Essential Guide

SDN use cases emerge across the LAN, WAN and data center

In this guide, learn how SDN in the network results in SDN use cases in the LAN, WAN, data center and cloud, as well as in service provider networks and within security.


Software-defined networking use cases continue to emerge, playing very different roles throughout the network. SDN is in action in the LAN, WAN, data center, cloud and provider networks. However, challenges still exist in implementing the new technology, and they'll have to be overcome in each area of the network spectrum. This guide explores how SDN is being used in various parts of the network, taking into consideration network management, optimization, security and wireless technologies.

1Data center-

SDN in the data center

Virtualization has largely transformed the data center with flexible and automated server provisioning. But networking and storage infrastructure have not kept pace. In fact, they often serve as the bottleneck. Alan Earls, TechTarget contributor, writes that software-defined data center (SDDC) strategies could be key to moving this infrastructure to a more reliable state. The concept behind SDDC, he wrote, is to bring every aspect of an IT environment to parity through virtualization. "As a result, all infrastructure is delivered as a service and automated by software."

Meanwhile, SDN expert Lee Doyle writes that the relationship between data center network fabric and SDN will become increasingly important in creating SDDC. Scaling networks using SDN switches, and keeping an eye out for how SDN will play into big data, are all explored in this section about how SDN will transform the data center.


Will the software-defined data center go mainstream?

Trends like cloud computing and BYOD are putting pressure on data centers to modernize and perform better in flexibility and security. Read how SDN and the software-defined data center can help. Continue Reading


Issues with a software-defined infrastructure

The benefits of a software-defined data center are clear, but current SDN technology is still immature, and users should be cautious. Continue Reading


Data center network fabrics and SDN intersect

SDN expert Lee Doyle outlines how data center network fabrics and SDN could work together through three particular strategies. Continue Reading


Big data, SDN and programmability

Plexxi's Michael Bushong argues that the partnership of big data and SDN is inevitable, but tools to enable this must still emerge. Continue Reading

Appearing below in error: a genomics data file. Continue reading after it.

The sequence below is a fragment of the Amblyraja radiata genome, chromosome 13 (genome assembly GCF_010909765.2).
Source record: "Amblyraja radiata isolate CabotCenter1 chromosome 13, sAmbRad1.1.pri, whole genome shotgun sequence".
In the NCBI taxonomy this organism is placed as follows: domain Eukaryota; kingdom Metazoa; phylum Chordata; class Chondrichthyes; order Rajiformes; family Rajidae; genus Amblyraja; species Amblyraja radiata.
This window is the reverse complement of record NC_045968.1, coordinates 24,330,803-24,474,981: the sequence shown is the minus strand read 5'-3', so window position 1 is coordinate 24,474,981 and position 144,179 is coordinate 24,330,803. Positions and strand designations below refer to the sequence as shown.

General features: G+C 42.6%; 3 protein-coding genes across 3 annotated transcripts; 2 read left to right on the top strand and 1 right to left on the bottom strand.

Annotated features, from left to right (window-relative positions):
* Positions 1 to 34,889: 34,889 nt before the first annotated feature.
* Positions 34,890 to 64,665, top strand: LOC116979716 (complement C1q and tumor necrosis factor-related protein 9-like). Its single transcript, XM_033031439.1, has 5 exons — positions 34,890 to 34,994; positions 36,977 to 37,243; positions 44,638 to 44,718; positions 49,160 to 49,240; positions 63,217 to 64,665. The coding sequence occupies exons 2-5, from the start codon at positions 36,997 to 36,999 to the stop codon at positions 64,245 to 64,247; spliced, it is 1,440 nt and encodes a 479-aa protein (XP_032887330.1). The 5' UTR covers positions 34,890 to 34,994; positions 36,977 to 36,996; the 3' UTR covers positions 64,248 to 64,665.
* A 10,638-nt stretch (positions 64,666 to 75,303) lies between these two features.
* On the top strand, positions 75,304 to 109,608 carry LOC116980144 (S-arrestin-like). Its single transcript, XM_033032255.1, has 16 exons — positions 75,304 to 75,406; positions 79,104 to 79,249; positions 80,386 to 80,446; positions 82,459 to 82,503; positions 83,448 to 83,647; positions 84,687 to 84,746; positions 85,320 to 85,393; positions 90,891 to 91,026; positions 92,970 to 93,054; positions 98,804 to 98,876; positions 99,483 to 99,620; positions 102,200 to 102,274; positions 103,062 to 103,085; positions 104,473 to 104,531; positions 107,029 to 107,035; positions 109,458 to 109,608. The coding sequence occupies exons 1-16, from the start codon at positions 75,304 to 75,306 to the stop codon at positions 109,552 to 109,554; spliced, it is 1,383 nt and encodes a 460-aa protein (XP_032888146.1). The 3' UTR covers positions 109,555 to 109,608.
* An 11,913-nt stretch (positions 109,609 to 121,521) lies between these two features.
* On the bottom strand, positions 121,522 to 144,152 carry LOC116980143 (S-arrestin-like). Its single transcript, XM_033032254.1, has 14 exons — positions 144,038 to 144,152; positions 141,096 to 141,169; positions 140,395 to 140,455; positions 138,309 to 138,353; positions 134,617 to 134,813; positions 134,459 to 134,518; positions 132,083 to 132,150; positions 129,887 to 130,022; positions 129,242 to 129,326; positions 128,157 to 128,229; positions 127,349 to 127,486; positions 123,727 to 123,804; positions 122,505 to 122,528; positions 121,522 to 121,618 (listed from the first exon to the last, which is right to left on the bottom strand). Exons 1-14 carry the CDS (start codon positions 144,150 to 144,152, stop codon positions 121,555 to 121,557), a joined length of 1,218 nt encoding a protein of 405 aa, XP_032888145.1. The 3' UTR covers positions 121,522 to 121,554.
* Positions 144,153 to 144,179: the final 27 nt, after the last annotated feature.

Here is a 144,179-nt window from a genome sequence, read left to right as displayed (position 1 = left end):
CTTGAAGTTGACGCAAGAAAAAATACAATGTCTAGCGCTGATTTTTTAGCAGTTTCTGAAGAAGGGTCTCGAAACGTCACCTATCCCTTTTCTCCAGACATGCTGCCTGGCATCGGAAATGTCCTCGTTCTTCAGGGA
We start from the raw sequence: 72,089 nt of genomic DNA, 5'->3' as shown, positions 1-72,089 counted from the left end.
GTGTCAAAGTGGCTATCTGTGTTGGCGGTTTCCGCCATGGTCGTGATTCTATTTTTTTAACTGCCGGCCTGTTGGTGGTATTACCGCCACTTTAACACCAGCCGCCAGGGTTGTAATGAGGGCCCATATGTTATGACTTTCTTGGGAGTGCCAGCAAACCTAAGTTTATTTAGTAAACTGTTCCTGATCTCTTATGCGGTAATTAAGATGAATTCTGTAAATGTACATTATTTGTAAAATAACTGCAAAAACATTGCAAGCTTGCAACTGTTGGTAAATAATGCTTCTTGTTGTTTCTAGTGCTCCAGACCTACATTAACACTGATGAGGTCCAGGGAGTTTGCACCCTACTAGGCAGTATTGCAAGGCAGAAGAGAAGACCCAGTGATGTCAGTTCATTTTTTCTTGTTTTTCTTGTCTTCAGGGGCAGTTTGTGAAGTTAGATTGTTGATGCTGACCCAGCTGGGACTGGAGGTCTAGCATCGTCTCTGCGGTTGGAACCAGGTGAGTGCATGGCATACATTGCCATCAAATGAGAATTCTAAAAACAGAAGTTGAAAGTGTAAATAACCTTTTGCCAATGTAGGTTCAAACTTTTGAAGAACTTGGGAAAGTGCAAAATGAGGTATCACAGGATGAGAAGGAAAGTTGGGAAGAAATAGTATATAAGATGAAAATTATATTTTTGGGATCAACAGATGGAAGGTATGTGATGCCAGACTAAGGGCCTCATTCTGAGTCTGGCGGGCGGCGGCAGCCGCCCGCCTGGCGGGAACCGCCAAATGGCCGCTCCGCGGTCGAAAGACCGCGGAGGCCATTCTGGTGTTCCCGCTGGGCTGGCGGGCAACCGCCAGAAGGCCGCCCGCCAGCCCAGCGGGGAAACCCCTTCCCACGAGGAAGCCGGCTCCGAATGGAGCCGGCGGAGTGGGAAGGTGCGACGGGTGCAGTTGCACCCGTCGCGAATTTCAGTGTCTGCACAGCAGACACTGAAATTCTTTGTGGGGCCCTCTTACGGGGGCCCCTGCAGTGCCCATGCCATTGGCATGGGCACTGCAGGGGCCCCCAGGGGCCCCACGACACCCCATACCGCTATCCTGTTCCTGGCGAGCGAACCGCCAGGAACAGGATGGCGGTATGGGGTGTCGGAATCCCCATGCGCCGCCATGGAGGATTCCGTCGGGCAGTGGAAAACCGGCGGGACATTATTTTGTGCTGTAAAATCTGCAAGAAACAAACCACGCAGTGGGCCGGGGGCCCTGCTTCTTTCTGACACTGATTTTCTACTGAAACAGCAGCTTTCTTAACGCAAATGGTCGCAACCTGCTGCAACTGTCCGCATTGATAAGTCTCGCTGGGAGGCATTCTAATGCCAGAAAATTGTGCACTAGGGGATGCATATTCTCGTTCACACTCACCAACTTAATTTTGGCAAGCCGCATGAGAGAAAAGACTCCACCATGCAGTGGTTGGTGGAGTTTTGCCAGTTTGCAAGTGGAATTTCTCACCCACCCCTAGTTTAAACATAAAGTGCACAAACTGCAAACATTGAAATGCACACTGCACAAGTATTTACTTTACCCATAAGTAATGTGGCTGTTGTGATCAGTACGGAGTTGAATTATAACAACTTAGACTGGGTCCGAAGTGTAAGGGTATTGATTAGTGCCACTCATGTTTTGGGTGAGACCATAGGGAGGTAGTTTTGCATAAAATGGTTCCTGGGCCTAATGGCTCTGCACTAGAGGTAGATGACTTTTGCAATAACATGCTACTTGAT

Scale data center networks with SDN switches

The University of Illinois at Urbana-Champaign's Ocean Cluster for Experimental Architectures in Networks is using SDN switches to test a new data center network architecture. Continue Reading


How tunneling protocols enable multi-tenancy

SDN expert Lee Doyle explains how overlay networks operate, and how they will enable multi-tenancy. Continue Reading


Wading through the SDN storage hype

Alan Earls explores the hype vs. reality in software-defined storage, outlining successful use cases. Continue Reading

2SDN outside the data center-

SDN in the LAN and WAN

The benefits of SDN in the data center are clear, but looking outside the data center, SDN holds incredible potential in the LAN and WAN. The already difficult-to-manage WAN has become more complex with the rise of SaaS and BYOD, but SDN could play a role in easing the problem. SDN technologies address these challenges in the WAN with automated network provisioning and flexible links between data centers, writes SDN analyst Lee Doyle.

Meanwhile, OpenFlow and SDN could transform in the LAN, enabling unified wired and wireless management, new levels of security and tighter BYOD control.


How software-defined WAN architecture is changing the market

SDN principles are transforming the wide area network, with a number of networking companies -- both startups and established players -- offering software-defined WAN technologies to enterprises. Continue Reading


SDN apps move beyond the data center

SDN has changed the data center network and is poised to redefine other parts of the network -- and the role of network engineers. Continue Reading


SDN benefits in the WAN

With WAN challenges growing, Lee Doyle writes that SDN can help by enabling automated network provisioning, flexible links between data centers and secure remote access to files and applications. Continue Reading


Cyan unveils SDN WAN

Cyan, a packet-optical transport vendor, assembled a group of partners that will build and validate a multivendor SDN system, which will enable a dynamic SDN WAN. Continue Reading


Diving into SDN WAN